(Updated July 2015)
Oh social media – why do you tease us so? Twitter, Facebook et al promise so much to marketers but deliver so little. And it’s only going to get littlerer – fewer Facebook friends, seeing less of your content, engaging less with the content they do see and being influenced less by you despite all your efforts.
A super quick quiz about Facebook:
Let’s say you have 100 friends. (People who have liked your page.)
Let’s say you create a Facebook post, perhaps recommending this very article.
Q1. How many people do you think will see your post when they log on to their Facebook account? And by that we mean scrolling past it as they survey their Facebook feed.
Q2. How many people will engage with it by sharing it, pressing the Like button, clicking on some pictures or a link or leaving a comment?
Answer to Q1: between 8% and 12%.
Answer to Q2: less than 2%, probably less than 1%. Depressed already?
The bottom line is this – Facebook is making it harder and harder for your content to reach people – even those who Like your page. This is deliberate and in Facebook’s interest because it encourages you to pay to get more of your content to friends and strangers. Yep – it’s time to acknowledge that without spending money your Facebook impact will be small and diminishing.
There are various ways that Facebook will take your moolah in exchange for spreading your content to more people. Facebook continues to tweak its advertising offerings, terminology and back end interface but these basics should hold true for a while.
The boost button is for newbies.
The most basic option is to Boost.
It appears below your post and gives you the option to pay as little as $5 to display your post to more of your friends, their friends or to target an audience. Once your credit card is stored with Facebook, the process is seamless – a mere three clicks. No wonder millions of people a day use this service.
Money well spent.
Does it work? Well, yes. Here’s how a boosted post compared to unboosted posts on the Hootville Facebook page. Have a look at that top post – Facebook has let it roam cyberspace. For money.
Mr Zuckerberg appreciates your contribution.
So should you use it? Yes – on occasions when it’s important for you to get word out.
Of course you’ll have to convince your bosses to allow you to boost, with no guarantee of exactly how many people will see the post.
Ideally you’ll have a pool of money which you can spend $5, $10 or $20 at a time at your discretion, reporting on the results as you go. Life is too short to have each boost approved.
But boosting is for newbies. It allows you to reach more of your friends and their friends but it allows less targeting of potential audiences and less crafting of what they see. Thus let’s talk about Facebook advertising proper.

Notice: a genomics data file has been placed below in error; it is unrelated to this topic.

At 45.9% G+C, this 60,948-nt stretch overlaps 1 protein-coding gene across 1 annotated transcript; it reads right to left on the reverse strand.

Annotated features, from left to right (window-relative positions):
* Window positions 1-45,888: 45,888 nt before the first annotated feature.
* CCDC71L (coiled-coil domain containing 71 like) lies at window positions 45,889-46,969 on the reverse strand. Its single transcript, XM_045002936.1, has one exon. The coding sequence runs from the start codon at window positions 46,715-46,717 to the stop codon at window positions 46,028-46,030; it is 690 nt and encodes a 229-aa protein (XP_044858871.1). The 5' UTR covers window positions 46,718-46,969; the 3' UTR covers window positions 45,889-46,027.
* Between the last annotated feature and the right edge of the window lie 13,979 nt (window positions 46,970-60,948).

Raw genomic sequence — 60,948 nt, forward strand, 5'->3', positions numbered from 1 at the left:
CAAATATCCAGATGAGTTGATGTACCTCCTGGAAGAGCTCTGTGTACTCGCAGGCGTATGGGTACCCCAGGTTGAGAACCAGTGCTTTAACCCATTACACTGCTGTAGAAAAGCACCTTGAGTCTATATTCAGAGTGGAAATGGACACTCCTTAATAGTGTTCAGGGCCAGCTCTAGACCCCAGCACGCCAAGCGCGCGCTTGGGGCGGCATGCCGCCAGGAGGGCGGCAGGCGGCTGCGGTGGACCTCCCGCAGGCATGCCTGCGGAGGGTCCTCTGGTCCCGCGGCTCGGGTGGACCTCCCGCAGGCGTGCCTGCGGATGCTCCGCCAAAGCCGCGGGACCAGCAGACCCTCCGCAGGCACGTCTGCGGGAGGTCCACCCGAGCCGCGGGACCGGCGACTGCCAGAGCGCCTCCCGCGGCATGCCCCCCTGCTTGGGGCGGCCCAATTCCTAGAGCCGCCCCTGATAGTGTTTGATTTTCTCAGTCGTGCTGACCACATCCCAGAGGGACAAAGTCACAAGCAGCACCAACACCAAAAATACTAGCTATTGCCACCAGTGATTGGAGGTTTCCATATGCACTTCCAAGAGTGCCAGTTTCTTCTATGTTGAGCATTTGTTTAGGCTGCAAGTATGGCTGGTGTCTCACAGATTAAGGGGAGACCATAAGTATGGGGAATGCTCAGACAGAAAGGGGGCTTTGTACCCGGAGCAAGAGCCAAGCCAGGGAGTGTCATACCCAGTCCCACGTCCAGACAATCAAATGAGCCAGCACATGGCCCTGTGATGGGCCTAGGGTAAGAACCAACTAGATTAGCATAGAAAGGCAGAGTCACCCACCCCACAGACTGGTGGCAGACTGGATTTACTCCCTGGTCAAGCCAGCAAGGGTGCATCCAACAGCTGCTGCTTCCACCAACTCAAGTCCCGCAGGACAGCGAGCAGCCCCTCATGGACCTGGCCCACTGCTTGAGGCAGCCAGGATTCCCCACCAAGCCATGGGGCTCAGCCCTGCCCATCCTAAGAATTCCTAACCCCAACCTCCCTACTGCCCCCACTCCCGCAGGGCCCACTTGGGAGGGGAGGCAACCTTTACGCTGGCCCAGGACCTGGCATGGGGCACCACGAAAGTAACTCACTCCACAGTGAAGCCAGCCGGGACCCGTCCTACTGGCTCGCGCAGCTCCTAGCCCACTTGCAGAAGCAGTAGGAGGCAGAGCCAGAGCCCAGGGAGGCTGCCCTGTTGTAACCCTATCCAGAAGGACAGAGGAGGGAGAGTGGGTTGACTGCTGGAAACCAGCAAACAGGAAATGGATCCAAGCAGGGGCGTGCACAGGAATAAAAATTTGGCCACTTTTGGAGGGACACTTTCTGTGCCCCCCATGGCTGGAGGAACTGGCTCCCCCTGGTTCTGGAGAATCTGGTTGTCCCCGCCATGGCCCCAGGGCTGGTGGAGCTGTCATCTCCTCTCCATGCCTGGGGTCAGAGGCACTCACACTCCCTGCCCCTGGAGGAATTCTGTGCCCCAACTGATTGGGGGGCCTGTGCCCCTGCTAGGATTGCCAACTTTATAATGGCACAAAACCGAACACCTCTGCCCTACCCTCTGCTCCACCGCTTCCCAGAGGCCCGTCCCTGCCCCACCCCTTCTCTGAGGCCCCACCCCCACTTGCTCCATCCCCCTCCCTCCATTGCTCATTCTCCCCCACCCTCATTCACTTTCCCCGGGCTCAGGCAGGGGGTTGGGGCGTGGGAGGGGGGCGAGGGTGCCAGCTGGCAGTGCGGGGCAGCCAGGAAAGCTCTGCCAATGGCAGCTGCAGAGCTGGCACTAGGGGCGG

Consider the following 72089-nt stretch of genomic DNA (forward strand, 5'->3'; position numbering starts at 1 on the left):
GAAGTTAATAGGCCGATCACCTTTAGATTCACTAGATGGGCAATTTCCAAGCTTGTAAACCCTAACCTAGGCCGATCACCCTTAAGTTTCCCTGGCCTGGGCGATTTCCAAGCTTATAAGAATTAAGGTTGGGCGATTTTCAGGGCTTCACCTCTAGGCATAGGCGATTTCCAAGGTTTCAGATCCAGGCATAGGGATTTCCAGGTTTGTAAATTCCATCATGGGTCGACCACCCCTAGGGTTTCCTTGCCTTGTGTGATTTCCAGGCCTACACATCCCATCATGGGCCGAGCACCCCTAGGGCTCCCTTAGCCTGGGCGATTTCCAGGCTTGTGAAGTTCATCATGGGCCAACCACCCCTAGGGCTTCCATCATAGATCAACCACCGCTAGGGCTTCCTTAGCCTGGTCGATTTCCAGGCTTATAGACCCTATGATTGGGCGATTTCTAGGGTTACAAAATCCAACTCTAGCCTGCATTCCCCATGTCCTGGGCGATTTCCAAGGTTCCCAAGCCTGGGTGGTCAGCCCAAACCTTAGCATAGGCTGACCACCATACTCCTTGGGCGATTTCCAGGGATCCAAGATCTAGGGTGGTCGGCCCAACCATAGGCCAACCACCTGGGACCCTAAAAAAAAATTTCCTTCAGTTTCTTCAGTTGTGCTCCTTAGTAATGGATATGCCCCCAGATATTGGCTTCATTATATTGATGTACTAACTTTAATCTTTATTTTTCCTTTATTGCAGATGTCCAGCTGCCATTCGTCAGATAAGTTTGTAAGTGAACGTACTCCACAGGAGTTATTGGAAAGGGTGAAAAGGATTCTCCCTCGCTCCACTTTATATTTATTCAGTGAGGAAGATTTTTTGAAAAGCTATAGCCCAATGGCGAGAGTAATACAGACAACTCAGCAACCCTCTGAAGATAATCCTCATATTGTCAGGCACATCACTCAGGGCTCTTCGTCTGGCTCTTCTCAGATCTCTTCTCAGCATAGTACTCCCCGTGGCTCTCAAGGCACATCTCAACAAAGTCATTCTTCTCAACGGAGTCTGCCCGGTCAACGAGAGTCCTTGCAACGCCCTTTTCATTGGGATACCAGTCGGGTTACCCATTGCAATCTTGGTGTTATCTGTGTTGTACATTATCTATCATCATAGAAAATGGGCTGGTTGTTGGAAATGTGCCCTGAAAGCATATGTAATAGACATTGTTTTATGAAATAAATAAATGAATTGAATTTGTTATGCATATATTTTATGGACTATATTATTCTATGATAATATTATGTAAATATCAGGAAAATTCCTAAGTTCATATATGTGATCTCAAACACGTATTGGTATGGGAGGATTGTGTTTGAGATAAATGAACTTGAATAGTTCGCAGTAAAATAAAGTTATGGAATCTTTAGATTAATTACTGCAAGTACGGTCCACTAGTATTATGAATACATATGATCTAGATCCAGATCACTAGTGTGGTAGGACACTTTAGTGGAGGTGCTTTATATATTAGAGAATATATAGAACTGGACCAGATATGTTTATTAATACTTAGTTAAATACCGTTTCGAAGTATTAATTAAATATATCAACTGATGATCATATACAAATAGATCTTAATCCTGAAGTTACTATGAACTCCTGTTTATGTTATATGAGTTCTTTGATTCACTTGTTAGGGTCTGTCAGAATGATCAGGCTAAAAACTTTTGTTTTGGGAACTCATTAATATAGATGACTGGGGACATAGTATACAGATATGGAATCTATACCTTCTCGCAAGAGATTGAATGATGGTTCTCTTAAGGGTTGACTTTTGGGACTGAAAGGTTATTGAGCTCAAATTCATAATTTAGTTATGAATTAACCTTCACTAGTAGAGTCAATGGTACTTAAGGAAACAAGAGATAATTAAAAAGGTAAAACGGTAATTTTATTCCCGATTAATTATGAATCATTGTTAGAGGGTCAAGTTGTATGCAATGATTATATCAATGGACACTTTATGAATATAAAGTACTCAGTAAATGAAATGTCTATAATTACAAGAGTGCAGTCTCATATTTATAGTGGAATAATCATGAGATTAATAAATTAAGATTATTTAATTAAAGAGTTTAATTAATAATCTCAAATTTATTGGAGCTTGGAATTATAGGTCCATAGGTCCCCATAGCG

Finances: Facebook lets you set a daily budget which can start at a few dollars. Based on your budget Facebook displays your post to the people you target (more on targeting below).
It’s an auction system so as with real estate, the more popular your audience is with advertisers, the more you will have to pay to reach them. Targeting Double Bay Sydney’s brides-to-be is more expensive than targeting Alice Springs’ residents who have expressed interest in lawn bowls because more advertisers are seeking the former.
Of course it’s more complicated than that. Facebook wants to show people ads they will be interested in so if your ad has a high click through rate (more on CTR later) and relevance score it will be shown more often, more prominently. You can decide how much you are willing to pay for each display or (as we do) let Facebook decide.
You probably want all of the above don’t you?
Desires: Facebook also allows (forces) you to decide what your desired result is: getting people to click through to your website, engage with your post, become your Facebook friend etc. This step is early in the process and is confusing for new players.
The top three should meet most of your needs. Facebook displays and deploys your post differently to achieve your goal.
There are three aspects to Facebook advertising:
Everyone’s at it!
1: creating the post or ad you wish people to see comprising the copy, the images or video, your choice of call-to-action button etc. AKA as the creative. It can take only minutes to create your ad (Facebook guides you through) but take the time to consider the images you show and headlines you write as they will impact on your results. Monitor the stats and make changes accordingly. Keep monitoring and tweaking. This is not ‘set and forget’.
What we learnt about Facebook advertising content from weird belly fat products.
Promoting specific tips and advice work for us.
Here are two ads that worked well for Hootville which we confess were inspired by those ubiquitous belly fat advertisements.
We tried some generic ads: “Visit Hootville.com for lots of advice and help.” sort of thing with no great results. We then tried some posts which were more specific to greater effect.
They were not promoting Hootville as a whole but offering very specific targeted advice and assistance – copywriting tips, story-pitching tips etc. They had an intriguing image (hamsters anyone?) and a bold, conspiratorial tone like those belly fat ads.
Suddenly each action (having people like our page) was costing less than 50c. Are you willing to pay 96c for two appropriate strangers to like your page? Would it be worth $500 to gain 1000 followers who you then attempt to keep interested? That’s your call but it’s cheaper than stamps and unlike direct mail, by the time you’ve spent your 70c you already have a ‘relationship’, albeit tenuous.
Our advice – always try two similar posts with different images and / or text to see which works best. A small change of text or image can make a big difference.
2: targeting your audience:
Given that Facebook knows everything about us, the targeting options for advertisers are a little underwhelming. You select gender, geography, age, interests etc. Advertisers targeting off-Broadway locations are at a big advantage as they will generally have to pay less and expose themselves to fewer irrelevant people.